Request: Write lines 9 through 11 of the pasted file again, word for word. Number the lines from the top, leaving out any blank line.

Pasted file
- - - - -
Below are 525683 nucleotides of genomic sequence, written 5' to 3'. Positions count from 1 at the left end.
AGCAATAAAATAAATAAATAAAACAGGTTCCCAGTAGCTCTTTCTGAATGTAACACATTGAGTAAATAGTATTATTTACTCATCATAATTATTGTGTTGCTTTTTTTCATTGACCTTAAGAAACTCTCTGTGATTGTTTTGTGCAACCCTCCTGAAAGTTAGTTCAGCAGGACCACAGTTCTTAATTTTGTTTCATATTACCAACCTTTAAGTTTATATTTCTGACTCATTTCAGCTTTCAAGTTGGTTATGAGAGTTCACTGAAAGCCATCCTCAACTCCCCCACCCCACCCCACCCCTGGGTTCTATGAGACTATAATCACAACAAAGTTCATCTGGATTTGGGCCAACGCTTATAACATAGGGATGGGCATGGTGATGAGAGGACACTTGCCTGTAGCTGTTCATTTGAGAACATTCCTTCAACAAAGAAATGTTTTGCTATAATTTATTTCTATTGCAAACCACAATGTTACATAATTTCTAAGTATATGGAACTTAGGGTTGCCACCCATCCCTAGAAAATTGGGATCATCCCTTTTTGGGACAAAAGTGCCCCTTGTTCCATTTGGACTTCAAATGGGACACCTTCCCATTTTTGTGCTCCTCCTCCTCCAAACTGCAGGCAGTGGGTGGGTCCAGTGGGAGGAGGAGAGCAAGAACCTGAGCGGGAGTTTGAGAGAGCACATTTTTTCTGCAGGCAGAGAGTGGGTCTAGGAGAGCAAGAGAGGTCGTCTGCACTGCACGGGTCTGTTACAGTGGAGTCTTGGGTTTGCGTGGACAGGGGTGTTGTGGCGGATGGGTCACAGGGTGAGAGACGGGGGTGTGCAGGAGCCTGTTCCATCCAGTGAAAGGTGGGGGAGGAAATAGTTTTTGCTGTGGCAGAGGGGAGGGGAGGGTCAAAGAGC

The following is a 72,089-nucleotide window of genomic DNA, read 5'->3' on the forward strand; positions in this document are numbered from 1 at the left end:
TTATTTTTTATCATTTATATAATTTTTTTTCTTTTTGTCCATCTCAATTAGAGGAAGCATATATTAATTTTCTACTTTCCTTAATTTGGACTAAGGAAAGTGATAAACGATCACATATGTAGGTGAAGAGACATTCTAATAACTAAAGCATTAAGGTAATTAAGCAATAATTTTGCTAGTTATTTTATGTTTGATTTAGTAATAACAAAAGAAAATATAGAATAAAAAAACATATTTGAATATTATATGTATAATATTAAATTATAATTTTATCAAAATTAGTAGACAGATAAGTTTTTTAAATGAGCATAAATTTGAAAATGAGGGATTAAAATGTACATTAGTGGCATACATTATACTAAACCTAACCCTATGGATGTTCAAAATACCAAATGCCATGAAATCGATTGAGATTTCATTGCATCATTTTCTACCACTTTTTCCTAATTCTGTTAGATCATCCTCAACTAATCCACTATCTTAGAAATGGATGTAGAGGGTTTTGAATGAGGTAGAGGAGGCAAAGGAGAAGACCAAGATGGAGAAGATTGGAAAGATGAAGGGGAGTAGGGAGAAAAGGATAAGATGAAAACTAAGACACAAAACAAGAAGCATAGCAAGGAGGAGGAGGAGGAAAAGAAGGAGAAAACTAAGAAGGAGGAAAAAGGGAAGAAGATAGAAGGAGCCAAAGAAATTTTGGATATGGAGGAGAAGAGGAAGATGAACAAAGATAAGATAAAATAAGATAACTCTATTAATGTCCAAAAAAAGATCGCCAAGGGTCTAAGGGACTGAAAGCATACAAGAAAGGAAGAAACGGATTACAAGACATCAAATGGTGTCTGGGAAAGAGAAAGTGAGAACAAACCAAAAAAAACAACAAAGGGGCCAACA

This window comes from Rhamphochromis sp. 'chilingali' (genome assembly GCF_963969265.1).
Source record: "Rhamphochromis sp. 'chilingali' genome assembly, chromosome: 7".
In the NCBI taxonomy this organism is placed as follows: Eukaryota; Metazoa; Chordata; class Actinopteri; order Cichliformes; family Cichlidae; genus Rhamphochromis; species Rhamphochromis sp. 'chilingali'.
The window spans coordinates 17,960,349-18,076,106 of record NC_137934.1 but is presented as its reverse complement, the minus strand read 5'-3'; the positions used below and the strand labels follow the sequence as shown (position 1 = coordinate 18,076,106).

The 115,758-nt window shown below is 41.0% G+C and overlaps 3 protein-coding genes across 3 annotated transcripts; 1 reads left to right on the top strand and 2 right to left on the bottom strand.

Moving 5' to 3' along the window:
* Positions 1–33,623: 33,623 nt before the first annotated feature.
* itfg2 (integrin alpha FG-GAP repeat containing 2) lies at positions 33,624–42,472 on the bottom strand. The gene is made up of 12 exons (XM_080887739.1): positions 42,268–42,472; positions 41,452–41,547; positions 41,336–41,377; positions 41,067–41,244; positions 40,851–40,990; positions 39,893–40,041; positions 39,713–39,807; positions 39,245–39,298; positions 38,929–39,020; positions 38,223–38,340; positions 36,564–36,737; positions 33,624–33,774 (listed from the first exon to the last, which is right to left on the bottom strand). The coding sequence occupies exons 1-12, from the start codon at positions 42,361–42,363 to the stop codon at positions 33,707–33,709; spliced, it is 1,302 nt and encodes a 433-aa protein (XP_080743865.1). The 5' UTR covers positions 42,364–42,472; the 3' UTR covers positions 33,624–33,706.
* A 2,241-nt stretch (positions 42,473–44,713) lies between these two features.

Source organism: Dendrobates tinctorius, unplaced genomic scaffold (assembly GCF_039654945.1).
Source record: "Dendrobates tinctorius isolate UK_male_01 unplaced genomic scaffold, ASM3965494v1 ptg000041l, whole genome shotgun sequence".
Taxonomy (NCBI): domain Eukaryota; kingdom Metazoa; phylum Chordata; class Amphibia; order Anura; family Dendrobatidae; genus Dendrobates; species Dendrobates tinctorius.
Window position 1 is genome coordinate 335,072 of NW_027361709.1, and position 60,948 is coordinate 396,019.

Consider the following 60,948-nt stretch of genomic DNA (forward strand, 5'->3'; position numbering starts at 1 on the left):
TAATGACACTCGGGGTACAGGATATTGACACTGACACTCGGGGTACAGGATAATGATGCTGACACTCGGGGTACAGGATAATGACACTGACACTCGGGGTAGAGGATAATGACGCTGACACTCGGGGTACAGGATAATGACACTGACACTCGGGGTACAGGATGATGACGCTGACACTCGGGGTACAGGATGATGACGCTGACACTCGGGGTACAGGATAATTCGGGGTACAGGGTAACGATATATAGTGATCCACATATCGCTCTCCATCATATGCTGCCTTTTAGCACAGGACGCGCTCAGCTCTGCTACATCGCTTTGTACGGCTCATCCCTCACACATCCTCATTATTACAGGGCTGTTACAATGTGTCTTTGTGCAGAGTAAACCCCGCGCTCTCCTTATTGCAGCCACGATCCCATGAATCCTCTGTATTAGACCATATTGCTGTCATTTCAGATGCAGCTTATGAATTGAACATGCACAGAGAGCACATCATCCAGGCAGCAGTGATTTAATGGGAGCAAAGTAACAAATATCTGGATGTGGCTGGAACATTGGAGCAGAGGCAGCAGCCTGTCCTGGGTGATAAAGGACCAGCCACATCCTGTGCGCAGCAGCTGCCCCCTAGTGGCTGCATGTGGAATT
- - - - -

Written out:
The 115,758-nt window shown below is 41.0% G+C and overlaps 3 protein-coding genes across 3 annotated transcripts; 1 reads left to right on the top strand and 2 right to left on the bottom strand.

Moving 5' to 3' along the window:
* Positions 1–33,623: 33,623 nt before the first annotated feature.